12-18 months

This is a guide to how children typically learn to talk and understand words between 12 – 18 months.

Children develop skills at different rates but by 18 months, usually children will: 

  • Enjoy listening to music and singing, and sometimes move their body to ‘dance’ along to music. 
  • Enjoy looking at simple picture books together with an adult. 
  • Understand many more words than they can say, including the names of everyday objects like furniture, clothing and body parts. 
  • Understand some simple questions and instructions like ‘where’s teddy?’ and ‘kiss Mummy’. 
  • Say up to 20 single words (such as ‘cup’, ‘daddy’, ‘dog’) to ask for things or to point out what they see, even though they may not be very clear yet. 
  • Use a lot of babble and single words while they are playing. They often sound like they are saying little sentences even though you can’t make out what the words are.  
  • Copy a lot of things adults say or do, like saying ‘hi’, waving bye-bye or clapping. 
  • Enjoy simple pretend play, such as giving dolly a drink or pretending to talk on the phone.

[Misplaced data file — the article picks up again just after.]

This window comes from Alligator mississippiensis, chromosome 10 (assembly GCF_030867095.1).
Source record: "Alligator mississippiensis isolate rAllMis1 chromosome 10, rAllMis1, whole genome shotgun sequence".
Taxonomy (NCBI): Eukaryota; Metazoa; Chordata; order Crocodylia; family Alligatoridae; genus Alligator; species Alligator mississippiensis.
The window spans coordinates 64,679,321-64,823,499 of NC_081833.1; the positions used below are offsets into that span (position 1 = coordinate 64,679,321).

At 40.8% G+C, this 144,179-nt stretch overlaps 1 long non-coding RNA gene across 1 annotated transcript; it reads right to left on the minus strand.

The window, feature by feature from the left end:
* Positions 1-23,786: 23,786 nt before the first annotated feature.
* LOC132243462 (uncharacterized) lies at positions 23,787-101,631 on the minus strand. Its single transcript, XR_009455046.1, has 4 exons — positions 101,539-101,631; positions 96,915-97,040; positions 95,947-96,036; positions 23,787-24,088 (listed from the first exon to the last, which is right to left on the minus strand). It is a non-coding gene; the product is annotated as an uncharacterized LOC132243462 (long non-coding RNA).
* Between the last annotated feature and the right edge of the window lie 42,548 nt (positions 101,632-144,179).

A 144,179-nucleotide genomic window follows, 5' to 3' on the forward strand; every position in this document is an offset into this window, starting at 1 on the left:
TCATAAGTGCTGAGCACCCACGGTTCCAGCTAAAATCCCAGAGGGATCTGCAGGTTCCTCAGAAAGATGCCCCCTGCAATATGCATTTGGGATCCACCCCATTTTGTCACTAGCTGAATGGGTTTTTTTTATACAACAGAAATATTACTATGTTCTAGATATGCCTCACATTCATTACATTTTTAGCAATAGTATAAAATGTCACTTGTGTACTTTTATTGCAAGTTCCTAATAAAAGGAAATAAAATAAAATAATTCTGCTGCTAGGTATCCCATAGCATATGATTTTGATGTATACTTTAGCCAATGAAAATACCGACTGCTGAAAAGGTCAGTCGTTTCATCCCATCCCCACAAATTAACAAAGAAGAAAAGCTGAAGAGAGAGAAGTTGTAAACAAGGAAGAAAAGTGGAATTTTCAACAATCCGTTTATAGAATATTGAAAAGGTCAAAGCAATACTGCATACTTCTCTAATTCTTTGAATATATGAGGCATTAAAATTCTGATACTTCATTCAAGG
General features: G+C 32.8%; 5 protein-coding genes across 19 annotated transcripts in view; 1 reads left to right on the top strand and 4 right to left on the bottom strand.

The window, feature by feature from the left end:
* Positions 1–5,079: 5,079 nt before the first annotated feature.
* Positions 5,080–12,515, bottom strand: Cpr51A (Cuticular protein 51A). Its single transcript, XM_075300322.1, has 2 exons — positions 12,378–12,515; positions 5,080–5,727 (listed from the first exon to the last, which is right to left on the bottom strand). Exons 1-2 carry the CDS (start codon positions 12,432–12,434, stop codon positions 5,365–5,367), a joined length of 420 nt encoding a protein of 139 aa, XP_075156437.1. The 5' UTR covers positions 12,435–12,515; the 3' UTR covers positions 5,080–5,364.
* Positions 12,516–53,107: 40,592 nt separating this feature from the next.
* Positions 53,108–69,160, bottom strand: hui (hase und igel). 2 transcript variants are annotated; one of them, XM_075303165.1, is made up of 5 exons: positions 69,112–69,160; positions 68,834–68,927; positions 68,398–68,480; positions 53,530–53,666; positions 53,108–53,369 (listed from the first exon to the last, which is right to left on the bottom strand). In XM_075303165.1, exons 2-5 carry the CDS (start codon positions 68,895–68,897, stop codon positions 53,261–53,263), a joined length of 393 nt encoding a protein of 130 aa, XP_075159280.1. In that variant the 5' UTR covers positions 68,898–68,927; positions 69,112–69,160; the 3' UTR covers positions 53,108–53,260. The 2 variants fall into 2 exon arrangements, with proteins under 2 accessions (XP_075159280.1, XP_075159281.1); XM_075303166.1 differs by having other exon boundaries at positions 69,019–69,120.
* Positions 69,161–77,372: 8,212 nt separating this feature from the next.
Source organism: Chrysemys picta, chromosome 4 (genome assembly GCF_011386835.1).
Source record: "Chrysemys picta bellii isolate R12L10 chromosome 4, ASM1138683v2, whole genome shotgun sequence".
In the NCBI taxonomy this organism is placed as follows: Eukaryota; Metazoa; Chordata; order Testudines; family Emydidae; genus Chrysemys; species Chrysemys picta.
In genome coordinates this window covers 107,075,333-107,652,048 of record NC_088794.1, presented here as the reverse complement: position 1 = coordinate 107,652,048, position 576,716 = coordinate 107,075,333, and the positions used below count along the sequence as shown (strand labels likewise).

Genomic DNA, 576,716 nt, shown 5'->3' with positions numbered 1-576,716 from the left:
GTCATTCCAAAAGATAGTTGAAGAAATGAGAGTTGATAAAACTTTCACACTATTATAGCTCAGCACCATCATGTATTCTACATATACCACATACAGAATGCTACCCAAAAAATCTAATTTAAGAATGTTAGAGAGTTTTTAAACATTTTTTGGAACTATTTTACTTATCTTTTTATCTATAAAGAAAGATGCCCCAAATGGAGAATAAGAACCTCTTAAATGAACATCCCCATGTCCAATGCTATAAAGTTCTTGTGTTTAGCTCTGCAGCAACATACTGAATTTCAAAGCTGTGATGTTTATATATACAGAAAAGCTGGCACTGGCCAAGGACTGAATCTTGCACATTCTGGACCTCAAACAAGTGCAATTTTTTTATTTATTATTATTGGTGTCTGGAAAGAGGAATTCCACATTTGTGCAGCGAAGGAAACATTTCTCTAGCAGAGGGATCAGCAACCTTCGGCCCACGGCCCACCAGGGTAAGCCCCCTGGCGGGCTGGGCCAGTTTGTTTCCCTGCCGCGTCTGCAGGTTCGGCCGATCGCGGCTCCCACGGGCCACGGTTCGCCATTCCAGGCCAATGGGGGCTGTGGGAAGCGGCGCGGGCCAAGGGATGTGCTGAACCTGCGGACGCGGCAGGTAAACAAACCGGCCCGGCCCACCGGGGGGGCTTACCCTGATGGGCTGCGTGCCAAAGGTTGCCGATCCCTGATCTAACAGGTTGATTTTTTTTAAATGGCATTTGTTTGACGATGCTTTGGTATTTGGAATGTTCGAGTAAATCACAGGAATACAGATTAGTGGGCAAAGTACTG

• Get your attention to show you or ask for things using pointing, actions or words. 
  • Start to get more independent although they still like to be near you. 

Support children aged 12-18 months with their talking and understanding of words

Our Babbling Babies card pack promotes early communication development from birth to 3 years old. Access a free sample or buy the pack below!
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Things to look out for 

Some children struggle with learning to talk and understand words. Look out for: 

  • Toddlers who aren’t babbling to talk by 12-15 months. 
  • Toddlers who haven’t said their first words by 18 months. 
  • Toddlers who don’t appear to understand some of what you say to them by 18 months. 

If you notice any of these things, have a closer look at the toddler’s speech, language and communication skills using one of our free tools: 

Follow the process in your setting/workplace for raising concerns. This should include discussing your concerns with the toddler’s family and your SENCo. Statutory guidance is outlined in the SEND Code of Practice (2015). 

Further support

For tips on how you can support a toddler aged 12-18 months’ communication skills, have a look at some of our educator resources: 

Child's progress checker

Our progress checker is based on what we know about how babies and children develop skills. Choose the age of the child and then answer the questions. At the end, we will direct you to some helpful advice and resources.

Child's progress checker